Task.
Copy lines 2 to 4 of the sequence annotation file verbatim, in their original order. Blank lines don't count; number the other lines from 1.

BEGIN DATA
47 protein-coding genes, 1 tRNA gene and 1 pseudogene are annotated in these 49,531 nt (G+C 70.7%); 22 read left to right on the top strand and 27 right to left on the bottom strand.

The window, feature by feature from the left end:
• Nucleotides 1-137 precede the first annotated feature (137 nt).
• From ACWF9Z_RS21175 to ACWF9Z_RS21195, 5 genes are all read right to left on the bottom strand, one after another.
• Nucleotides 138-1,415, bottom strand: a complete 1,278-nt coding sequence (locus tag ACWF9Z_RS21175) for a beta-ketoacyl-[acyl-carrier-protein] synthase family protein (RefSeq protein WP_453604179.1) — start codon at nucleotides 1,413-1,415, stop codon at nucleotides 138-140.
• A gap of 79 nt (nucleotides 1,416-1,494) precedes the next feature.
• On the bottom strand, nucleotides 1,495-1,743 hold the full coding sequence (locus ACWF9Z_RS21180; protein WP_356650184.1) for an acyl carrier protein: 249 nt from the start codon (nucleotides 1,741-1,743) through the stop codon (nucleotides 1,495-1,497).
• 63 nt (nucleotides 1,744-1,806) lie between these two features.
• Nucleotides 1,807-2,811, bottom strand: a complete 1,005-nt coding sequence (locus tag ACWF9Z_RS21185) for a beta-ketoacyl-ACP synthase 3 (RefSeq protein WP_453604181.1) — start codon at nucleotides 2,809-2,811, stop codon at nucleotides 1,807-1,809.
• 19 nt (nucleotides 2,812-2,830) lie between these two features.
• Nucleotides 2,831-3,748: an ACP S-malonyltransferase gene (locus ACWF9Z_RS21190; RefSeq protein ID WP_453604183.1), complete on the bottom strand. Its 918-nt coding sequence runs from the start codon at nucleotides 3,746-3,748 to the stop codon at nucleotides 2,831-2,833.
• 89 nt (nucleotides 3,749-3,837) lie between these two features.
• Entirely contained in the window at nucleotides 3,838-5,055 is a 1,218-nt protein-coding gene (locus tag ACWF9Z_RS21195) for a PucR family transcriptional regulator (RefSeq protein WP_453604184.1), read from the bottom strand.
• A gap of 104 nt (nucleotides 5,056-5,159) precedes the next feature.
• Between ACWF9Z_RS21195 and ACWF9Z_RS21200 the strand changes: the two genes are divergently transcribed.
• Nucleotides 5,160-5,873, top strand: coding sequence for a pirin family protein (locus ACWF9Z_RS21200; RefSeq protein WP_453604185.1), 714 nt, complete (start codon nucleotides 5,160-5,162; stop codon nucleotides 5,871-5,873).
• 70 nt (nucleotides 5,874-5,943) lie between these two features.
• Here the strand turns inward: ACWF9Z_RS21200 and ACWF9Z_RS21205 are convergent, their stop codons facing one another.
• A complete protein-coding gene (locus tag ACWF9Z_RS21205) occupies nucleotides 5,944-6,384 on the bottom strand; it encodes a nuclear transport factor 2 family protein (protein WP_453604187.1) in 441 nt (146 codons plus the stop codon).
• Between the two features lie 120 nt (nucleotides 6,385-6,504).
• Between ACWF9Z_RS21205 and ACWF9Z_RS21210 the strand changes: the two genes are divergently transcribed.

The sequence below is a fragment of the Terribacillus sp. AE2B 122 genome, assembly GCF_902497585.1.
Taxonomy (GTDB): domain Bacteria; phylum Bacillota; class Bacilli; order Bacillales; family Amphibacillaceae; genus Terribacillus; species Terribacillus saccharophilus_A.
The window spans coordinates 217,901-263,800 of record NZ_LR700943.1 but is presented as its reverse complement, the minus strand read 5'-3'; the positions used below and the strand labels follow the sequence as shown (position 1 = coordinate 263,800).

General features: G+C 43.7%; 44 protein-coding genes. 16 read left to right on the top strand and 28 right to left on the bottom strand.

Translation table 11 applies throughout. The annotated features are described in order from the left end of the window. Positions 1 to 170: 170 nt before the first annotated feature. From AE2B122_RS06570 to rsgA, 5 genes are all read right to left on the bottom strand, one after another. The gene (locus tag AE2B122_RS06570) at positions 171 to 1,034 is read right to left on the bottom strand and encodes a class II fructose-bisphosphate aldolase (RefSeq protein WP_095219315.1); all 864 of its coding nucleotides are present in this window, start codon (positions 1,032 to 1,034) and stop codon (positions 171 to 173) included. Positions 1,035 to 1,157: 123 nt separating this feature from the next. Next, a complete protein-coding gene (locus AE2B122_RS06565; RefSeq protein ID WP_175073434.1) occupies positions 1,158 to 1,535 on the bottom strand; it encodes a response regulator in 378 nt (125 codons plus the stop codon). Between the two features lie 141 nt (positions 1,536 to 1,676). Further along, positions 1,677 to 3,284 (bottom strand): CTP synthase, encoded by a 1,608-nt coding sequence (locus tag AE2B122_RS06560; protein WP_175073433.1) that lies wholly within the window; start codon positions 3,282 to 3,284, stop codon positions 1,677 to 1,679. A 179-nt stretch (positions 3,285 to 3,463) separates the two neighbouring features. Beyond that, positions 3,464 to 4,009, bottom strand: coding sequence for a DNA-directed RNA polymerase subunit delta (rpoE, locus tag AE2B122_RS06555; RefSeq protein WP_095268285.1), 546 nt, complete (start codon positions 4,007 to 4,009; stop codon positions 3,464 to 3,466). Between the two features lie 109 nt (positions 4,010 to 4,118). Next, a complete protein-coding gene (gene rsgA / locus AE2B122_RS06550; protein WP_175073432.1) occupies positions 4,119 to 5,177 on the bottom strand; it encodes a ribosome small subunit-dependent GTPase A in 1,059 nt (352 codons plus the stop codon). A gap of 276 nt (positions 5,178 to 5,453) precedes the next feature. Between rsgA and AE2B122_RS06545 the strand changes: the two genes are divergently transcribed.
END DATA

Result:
The window, feature by feature from the left end:
• Nucleotides 1-137 precede the first annotated feature (137 nt).
• From ACWF9Z_RS21175 to ACWF9Z_RS21195, 5 genes are all read right to left on the bottom strand, one after another.